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eMeter's Chris King: regulation, consumers, Zigbee

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Please click on "eMeter's Chris King: Regulation, Consumers, Zigbee" for the first part of this two-part interview. Below is the second half of the interview.

IU: What's on your to-do list this year?

King: I just met with the Information and Privacy Commissioner of Ontario, Ann Cavoukian. We know there's a problem and there's a relatively straightforward solution, as long as you think about it upfront. Cavoukian's "Privacy by Design" is an international standard adopted by privacy commissioners in multiple countries. We don't have to reinvent the wheel. I'll be talking about this in my industry meetings this year.

The other topic I'd highlight is Zigbee. People ask whether there's something that could catalyze things quickly. Very few things can do that, but one is for the industry to agree on a standard for appliance automation. To me, Zigbee is that de facto standard. We have 40 million meters already installed or planned for installation that have Zigbee. You could put Wi-Fi into appliances because it's already in the home, but it's more expensive and more complex.

Some major companies, particularly GE, have come out in favor of Zigbee. Version 1.0, the Smart Energy Profile, is up, it's working, it's live in Texas. Nevada is going to go live with it. I mention that because utilities, notably in California, are saying they're not going live with that until 2.0 is commercially available. That's still in development and may not be available until 2013. In California you have 6-7 million meters with Zigbee in it that could be turned on today at no cost to open that market and allow people to manage and conserve energy. One of my initiatives this year is about communicating that to policy makers. 

IU: What's the concern about 1.0?

King: There's some security concern about sending data back through the meter to the utility, but I haven't had time to fully understand that. I don't know how serious an issue that is. My sense is that it's not, because 1.0 is in use in Texas and I don't think Texas would have done that if it was a serious issue.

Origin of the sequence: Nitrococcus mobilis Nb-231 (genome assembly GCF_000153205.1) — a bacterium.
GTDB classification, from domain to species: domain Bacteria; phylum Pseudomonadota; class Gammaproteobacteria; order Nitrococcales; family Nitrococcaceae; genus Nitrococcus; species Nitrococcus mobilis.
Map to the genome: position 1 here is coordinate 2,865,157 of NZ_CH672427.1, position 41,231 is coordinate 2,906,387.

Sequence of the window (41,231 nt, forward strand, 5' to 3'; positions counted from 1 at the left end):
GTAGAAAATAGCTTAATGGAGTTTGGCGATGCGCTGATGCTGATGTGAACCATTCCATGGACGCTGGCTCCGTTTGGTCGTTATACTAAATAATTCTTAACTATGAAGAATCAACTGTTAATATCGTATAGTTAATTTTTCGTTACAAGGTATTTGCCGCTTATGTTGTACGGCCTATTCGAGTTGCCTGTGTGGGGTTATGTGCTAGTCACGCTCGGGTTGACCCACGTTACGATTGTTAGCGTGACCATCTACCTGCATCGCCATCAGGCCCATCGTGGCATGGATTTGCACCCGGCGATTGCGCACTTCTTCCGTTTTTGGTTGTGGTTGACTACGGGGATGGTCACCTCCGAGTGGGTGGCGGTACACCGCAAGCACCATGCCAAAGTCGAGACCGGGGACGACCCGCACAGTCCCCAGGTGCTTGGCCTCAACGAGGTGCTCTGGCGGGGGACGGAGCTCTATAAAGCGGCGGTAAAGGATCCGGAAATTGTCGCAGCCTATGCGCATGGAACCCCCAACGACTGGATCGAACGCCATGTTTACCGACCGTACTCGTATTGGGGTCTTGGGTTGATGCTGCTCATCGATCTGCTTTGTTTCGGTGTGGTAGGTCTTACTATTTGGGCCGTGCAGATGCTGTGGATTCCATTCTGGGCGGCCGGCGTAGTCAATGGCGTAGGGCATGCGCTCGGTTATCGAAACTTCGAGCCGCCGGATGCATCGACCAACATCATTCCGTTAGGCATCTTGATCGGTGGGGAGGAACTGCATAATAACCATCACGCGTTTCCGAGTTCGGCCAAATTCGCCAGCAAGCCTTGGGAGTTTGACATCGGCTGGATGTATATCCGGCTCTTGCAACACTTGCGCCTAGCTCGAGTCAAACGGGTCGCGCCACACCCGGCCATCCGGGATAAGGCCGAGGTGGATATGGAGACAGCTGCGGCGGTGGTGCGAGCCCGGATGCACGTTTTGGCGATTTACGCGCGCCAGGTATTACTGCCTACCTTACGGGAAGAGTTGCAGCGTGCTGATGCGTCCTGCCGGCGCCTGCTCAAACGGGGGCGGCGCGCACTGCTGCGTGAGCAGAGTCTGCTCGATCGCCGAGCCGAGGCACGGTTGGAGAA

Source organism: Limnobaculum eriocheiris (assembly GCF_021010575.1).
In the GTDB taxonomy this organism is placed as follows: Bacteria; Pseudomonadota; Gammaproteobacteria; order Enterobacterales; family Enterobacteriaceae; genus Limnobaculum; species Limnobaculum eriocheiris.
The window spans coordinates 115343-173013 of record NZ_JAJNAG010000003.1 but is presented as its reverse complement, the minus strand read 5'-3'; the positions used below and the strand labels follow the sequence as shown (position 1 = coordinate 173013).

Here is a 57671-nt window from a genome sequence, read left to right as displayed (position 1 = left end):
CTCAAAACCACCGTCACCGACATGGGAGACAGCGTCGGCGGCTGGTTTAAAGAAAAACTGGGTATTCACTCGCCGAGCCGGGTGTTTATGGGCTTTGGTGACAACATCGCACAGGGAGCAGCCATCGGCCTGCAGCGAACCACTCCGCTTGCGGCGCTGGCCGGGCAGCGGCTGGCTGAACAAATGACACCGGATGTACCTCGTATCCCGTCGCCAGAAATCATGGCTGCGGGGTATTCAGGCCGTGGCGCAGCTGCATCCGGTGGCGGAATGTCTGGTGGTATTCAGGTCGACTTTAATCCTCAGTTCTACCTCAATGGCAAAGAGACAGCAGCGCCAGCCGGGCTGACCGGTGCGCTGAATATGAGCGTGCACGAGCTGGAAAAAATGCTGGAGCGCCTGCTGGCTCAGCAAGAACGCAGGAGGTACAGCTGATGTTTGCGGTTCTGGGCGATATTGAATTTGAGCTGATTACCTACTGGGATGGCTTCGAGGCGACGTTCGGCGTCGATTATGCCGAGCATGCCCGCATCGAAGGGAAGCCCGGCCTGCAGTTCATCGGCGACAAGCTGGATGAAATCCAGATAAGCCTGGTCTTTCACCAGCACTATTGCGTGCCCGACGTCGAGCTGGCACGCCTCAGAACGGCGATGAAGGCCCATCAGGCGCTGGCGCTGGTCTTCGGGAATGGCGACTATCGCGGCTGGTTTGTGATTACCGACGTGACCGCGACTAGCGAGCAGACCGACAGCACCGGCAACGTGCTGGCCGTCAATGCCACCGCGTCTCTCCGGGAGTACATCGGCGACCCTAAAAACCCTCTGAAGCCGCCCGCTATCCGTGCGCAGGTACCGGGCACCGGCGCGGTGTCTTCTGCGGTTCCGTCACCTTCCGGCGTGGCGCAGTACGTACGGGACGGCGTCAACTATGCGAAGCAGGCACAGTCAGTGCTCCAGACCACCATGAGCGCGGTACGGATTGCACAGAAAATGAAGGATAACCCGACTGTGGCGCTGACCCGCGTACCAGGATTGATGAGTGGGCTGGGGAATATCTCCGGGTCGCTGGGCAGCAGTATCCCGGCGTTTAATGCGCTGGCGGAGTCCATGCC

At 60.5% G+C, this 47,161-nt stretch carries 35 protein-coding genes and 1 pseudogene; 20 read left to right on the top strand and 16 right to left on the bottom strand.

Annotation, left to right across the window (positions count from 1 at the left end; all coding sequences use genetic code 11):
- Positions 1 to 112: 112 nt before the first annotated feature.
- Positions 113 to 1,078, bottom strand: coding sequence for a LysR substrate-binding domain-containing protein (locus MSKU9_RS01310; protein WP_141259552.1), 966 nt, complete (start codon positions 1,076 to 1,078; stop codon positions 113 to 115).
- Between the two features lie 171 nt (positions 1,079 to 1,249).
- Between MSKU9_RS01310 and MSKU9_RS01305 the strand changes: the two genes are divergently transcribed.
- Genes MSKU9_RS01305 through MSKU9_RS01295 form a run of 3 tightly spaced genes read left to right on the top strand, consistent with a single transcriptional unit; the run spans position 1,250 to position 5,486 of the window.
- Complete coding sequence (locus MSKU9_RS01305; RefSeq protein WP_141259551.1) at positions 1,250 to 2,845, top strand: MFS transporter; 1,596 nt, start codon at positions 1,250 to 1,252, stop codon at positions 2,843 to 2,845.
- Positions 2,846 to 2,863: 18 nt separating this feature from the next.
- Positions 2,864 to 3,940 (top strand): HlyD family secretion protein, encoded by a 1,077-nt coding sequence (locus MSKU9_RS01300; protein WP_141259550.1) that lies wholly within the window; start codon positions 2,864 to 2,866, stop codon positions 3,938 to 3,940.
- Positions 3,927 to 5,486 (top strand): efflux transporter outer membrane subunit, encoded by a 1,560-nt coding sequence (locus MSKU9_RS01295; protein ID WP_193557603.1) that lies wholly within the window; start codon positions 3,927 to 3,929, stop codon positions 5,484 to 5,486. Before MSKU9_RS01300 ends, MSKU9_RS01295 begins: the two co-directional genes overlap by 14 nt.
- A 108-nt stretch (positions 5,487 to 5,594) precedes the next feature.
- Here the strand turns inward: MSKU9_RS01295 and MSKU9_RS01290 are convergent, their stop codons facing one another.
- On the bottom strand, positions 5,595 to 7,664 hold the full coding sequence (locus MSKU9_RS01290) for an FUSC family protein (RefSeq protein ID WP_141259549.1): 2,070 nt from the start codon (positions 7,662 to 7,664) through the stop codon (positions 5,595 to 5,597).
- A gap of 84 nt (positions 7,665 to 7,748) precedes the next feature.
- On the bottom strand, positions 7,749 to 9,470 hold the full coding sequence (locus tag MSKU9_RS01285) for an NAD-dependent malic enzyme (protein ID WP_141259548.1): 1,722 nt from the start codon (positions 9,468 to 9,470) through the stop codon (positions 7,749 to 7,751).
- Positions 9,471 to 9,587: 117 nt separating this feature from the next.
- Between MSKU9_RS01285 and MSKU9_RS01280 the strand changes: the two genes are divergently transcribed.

IU: What's on the landscape coming up? What do you keep your eye on?

King: In 2010, internationally and in Idaho, we saw renewable energy starting to cause operational problems. It's intermittent, difficult to control. That shows up first in the wholesale market when the price goes negative. At that point, your power plant operators are paying people to take their energy so they can keep their plants running, because the system has to take all the wind and solar energy coming off the grid. In Spain, Germany and Idaho, they're saying, we need to slow down the incentives for renewable energy or change our schedules for implementation. That problem is going to increase going forward as the percentage of renewables on the grid goes up.

IU: Can you clarify the implications of this problem?

King: When the price goes negative, power plant operators would rather pay money to get the market to take their power rather than turn off generating plants, because there are startup and shutdown costs.

IU: Basically, base load generation can't come offline economically.

King: Right. Say you have a fleet of 10 generating plants and so much wind power you only need nine plants running. Nine would have to pay money to allow the tenth to shut off. In Germany their proposed solution, which seems like nonsense to me, is to turn off solar production and, essentially, throw away that free power. The solution, if you had the price signal going out to retail customers, is that they'd reschedule their energy-consuming activities. It's a little confusing, but it would be reverse time-of-use rates. During the peak, the price would go down, so you'd turn on your appliances.

That issue ties into one of my focus areas this year, which is federal legislation. We thought it was dead after the election. We know any legislation around carbon emissions is dead. But both the Republicans and President Obama are interested in doing things with clean energy. The president has his new proposal to have 80 percent clean energy by 2035, where "clean" includes nuclear, natural gas and, potentially, "clean" coal. The adoption of renewables would be a part of that. I don't know if the president has released the details of his plan, but certainly wind and solar will be a major part of that. Because he's bringing in the nuclear industry and the natural gas industry, there seems to be a chance of getting some legislation through.

And there's some expectation of getting smaller energy bills through that might deal specifically with renewables or with energy storage. One of the proposals we have on the table is a peak demand reduction standard. Actually, we should be calling that a peak efficiency standard. The way it's written is you don't necessarily have to reduce the peak, you have to flatten the profile.

IU: Doesn't that imply shaving the peaks, filling the valleys?

King: That's one way to do it. Another way is to keep the peak where it is and bring new load on at off-peak times. Electric vehicles could help us do that.

Phil Carson
Intelligent Utility Daily


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